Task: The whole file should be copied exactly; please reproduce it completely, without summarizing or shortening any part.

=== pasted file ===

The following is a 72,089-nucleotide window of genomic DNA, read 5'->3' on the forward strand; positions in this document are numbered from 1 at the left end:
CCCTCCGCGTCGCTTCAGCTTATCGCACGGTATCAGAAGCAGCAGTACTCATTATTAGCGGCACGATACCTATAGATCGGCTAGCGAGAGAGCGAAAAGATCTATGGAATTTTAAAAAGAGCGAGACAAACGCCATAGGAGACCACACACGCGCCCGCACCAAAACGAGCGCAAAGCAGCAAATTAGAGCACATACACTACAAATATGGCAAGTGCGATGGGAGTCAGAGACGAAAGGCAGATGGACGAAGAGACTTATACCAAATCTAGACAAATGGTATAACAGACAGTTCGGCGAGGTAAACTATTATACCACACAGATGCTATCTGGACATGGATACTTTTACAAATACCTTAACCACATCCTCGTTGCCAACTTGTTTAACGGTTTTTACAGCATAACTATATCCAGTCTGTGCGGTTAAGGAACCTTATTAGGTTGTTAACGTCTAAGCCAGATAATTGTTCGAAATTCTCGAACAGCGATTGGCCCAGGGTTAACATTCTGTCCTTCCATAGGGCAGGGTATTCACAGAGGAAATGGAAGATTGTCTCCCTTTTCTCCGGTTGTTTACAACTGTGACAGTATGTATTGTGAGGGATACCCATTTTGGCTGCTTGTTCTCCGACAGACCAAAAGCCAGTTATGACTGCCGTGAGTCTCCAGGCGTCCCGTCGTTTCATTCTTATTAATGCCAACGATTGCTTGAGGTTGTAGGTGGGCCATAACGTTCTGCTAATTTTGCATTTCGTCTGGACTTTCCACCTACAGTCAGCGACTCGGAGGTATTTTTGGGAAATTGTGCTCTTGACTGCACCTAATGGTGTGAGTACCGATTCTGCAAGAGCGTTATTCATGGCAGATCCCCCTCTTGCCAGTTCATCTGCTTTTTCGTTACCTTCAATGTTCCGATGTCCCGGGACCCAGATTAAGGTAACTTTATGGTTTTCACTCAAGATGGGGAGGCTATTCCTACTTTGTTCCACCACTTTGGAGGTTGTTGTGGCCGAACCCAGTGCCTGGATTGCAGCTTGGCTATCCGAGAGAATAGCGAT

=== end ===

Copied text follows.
The following is a 72,089-nucleotide window of genomic DNA, read 5'->3' on the forward strand; positions in this document are numbered from 1 at the left end:
CCCTCCGCGTCGCTTCAGCTTATCGCACGGTATCAGAAGCAGCAGTACTCATTATTAGCGGCACGATACCTATAGATCGGCTAGCGAGAGAGCGAAAAGATCTATGGAATTTTAAAAAGAGCGAGACAAACGCCATAGGAGACCACACACGCGCCCGCACCAAAACGAGCGCAAAGCAGCAAATTAGAGCACATACACTACAAATATGGCAAGTGCGATGGGAGTCAGAGACGAAAGGCAGATGGACGAAGAGACTTATACCAAATCTAGACAAATGGTATAACAGACAGTTCGGCGAGGTAAACTATTATACCACACAGATGCTATCTGGACATGGATACTTTTACAAATACCTTAACCACATCCTCGTTGCCAACTTGTTTAACGGTTTTTACAGCATAACTATATCCAGTCTGTGCGGTTAAGGAACCTTATTAGGTTGTTAACGTCTAAGCCAGATAATTGTTCGAAATTCTCGAACAGCGATTGGCCCAGGGTTAACATTCTGTCCTTCCATAGGGCAGGGTATTCACAGAGGAAATGGAAGATTGTCTCCCTTTTCTCCGGTTGTTTACAACTGTGACAGTATGTATTGTGAGGGATACCCATTTTGGCTGCTTGTTCTCCGACAGACCAAAAGCCAGTTATGACTGCCGTGAGTCTCCAGGCGTCCCGTCGTTTCATTCTTATTAATGCCAACGATTGCTTGAGGTTGTAGGTGGGCCATAACGTTCTGCTAATTTTGCATTTCGTCTGGACTTTCCACCTACAGTCAGCGACTCGGAGGTATTTTTGGGAAATTGTGCTCTTGACTGCACCTAATGGTGTGAGTACCGATTCTGCAAGAGCGTTATTCATGGCAGATCCCCCTCTTGCCAGTTCATCTGCTTTTTCGTTACCTTCAATGTTCCGATGTCCCGGGACCCAGATTAAGGTAACTTTATGGTTTTCACTCAAGATGGGGAGGCTATTCCTACTTTGTTCCACCACTTTGGAGGTTGTTGTGGCCGAACCCAGTGCCTGGATTGCAGCTTGGCTATCCGAGAGAATAGCGAT